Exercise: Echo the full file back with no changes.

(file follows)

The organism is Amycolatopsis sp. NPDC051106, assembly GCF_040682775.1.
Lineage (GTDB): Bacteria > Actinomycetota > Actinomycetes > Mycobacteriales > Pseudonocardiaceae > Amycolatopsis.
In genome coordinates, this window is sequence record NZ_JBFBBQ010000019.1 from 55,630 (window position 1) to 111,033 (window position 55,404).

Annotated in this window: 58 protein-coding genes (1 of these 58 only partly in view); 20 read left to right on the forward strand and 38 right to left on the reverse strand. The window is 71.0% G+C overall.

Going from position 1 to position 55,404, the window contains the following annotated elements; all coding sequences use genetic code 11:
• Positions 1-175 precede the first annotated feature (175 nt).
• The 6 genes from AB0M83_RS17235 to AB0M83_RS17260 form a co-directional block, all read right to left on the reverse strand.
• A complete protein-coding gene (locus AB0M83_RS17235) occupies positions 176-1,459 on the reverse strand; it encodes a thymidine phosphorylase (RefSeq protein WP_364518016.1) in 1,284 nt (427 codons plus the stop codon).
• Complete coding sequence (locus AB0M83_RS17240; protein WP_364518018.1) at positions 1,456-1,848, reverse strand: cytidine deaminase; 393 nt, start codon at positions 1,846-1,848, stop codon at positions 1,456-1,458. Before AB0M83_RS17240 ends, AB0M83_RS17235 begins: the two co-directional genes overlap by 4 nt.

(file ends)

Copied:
The organism is Amycolatopsis sp. NPDC051106, assembly GCF_040682775.1.
Lineage (GTDB): Bacteria > Actinomycetota > Actinomycetes > Mycobacteriales > Pseudonocardiaceae > Amycolatopsis.
In genome coordinates, this window is sequence record NZ_JBFBBQ010000019.1 from 55,630 (window position 1) to 111,033 (window position 55,404).

Annotated in this window: 58 protein-coding genes (1 of these 58 only partly in view); 20 read left to right on the forward strand and 38 right to left on the reverse strand. The window is 71.0% G+C overall.

Going from position 1 to position 55,404, the window contains the following annotated elements; all coding sequences use genetic code 11:
• Positions 1-175 precede the first annotated feature (175 nt).
• The 6 genes from AB0M83_RS17235 to AB0M83_RS17260 form a co-directional block, all read right to left on the reverse strand.
• A complete protein-coding gene (locus AB0M83_RS17235) occupies positions 176-1,459 on the reverse strand; it encodes a thymidine phosphorylase (RefSeq protein WP_364518016.1) in 1,284 nt (427 codons plus the stop codon).
• Complete coding sequence (locus AB0M83_RS17240; protein WP_364518018.1) at positions 1,456-1,848, reverse strand: cytidine deaminase; 393 nt, start codon at positions 1,846-1,848, stop codon at positions 1,456-1,458. Before AB0M83_RS17240 ends, AB0M83_RS17235 begins: the two co-directional genes overlap by 4 nt.